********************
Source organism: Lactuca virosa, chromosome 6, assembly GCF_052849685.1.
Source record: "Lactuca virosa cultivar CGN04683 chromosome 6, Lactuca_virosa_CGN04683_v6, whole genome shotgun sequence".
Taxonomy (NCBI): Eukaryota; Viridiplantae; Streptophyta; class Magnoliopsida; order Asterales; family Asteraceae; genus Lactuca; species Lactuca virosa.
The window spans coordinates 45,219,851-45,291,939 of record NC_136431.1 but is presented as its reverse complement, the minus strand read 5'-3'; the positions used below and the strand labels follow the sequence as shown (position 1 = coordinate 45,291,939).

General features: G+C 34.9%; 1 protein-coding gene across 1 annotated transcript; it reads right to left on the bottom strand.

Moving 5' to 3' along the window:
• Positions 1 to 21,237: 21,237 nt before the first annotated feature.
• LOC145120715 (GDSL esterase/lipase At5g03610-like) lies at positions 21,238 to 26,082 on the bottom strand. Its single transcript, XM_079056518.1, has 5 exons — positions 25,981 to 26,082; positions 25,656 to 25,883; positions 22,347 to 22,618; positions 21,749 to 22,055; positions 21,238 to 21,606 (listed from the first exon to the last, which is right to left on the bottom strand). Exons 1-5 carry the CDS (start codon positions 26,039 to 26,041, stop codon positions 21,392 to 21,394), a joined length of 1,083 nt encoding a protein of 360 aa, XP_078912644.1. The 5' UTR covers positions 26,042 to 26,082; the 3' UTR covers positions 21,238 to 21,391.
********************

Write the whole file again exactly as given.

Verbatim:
Source organism: Lactuca virosa, chromosome 6, assembly GCF_052849685.1.
Source record: "Lactuca virosa cultivar CGN04683 chromosome 6, Lactuca_virosa_CGN04683_v6, whole genome shotgun sequence".
Taxonomy (NCBI): Eukaryota; Viridiplantae; Streptophyta; class Magnoliopsida; order Asterales; family Asteraceae; genus Lactuca; species Lactuca virosa.
The window spans coordinates 45,219,851-45,291,939 of record NC_136431.1 but is presented as its reverse complement, the minus strand read 5'-3'; the positions used below and the strand labels follow the sequence as shown (position 1 = coordinate 45,291,939).

General features: G+C 34.9%; 1 protein-coding gene across 1 annotated transcript; it reads right to left on the bottom strand.

Moving 5' to 3' along the window:
• Positions 1 to 21,237: 21,237 nt before the first annotated feature.
• LOC145120715 (GDSL esterase/lipase At5g03610-like) lies at positions 21,238 to 26,082 on the bottom strand. Its single transcript, XM_079056518.1, has 5 exons — positions 25,981 to 26,082; positions 25,656 to 25,883; positions 22,347 to 22,618; positions 21,749 to 22,055; positions 21,238 to 21,606 (listed from the first exon to the last, which is right to left on the bottom strand). Exons 1-5 carry the CDS (start codon positions 26,039 to 26,041, stop codon positions 21,392 to 21,394), a joined length of 1,083 nt encoding a protein of 360 aa, XP_078912644.1. The 5' UTR covers positions 26,042 to 26,082; the 3' UTR covers positions 21,238 to 21,391.